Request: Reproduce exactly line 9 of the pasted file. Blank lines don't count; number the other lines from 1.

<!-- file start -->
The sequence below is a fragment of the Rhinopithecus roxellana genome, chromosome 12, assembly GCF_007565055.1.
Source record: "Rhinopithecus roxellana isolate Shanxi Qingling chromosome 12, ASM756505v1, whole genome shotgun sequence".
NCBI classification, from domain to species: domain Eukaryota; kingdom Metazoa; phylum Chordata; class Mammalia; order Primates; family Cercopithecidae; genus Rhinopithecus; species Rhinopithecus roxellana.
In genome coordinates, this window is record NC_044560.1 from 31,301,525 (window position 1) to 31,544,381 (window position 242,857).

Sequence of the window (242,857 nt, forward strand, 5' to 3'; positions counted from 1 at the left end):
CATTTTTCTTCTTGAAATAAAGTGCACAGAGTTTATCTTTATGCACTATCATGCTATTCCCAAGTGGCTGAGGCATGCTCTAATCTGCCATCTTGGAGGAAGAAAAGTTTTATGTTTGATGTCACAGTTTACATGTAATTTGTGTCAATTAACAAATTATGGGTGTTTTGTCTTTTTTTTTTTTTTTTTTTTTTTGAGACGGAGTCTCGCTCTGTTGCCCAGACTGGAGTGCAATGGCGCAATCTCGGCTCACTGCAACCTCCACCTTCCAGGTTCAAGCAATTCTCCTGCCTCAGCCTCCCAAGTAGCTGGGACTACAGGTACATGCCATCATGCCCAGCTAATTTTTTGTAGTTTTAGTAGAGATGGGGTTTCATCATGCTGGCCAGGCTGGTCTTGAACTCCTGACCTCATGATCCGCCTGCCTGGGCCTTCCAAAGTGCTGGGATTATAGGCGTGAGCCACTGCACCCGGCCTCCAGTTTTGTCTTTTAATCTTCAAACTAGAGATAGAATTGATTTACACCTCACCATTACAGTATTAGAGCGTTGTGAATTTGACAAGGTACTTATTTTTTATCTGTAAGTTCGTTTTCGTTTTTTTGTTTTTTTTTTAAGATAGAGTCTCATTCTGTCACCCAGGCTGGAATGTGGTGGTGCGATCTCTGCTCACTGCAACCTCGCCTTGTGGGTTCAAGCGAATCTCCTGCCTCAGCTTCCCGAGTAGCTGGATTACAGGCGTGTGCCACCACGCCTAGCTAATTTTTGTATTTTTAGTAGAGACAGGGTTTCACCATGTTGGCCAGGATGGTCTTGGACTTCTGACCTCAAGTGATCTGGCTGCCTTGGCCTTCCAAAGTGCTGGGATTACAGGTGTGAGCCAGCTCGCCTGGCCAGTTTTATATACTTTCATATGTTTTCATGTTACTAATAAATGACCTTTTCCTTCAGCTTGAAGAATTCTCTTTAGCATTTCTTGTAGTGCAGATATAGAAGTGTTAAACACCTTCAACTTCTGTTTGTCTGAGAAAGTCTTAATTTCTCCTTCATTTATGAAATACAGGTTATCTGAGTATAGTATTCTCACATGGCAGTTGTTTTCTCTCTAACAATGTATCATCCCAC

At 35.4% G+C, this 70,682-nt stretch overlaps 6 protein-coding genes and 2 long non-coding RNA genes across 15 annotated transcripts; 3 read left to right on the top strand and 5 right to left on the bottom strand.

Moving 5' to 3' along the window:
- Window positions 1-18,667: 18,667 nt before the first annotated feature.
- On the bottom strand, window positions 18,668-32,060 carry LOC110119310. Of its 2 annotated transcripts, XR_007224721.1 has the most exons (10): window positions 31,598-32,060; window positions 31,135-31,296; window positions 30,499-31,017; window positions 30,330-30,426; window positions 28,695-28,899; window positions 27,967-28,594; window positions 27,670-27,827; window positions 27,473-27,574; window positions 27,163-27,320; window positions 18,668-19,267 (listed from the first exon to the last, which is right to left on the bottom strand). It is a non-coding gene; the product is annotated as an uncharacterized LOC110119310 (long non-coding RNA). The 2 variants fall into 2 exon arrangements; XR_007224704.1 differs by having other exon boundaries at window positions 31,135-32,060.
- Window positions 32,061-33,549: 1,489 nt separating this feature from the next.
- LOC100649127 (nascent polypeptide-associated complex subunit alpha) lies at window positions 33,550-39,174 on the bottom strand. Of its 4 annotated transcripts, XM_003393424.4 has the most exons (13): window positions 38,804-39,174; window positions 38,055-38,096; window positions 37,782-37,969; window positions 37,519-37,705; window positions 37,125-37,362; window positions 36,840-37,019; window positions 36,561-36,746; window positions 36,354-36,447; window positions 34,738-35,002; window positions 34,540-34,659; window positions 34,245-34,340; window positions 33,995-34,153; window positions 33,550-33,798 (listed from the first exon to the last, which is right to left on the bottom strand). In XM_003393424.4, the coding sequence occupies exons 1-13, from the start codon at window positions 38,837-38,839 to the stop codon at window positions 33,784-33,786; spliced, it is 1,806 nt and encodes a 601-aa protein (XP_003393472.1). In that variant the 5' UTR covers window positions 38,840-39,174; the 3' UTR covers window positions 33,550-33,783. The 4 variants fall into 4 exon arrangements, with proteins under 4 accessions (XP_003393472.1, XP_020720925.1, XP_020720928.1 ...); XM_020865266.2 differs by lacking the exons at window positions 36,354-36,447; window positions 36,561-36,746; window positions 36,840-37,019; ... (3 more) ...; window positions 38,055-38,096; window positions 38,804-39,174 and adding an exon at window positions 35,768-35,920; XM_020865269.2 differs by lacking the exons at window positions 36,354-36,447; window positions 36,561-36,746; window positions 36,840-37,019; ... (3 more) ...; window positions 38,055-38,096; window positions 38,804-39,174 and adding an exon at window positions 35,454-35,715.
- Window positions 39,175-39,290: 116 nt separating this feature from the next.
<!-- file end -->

- Window positions 1-18,667: 18,667 nt before the first annotated feature.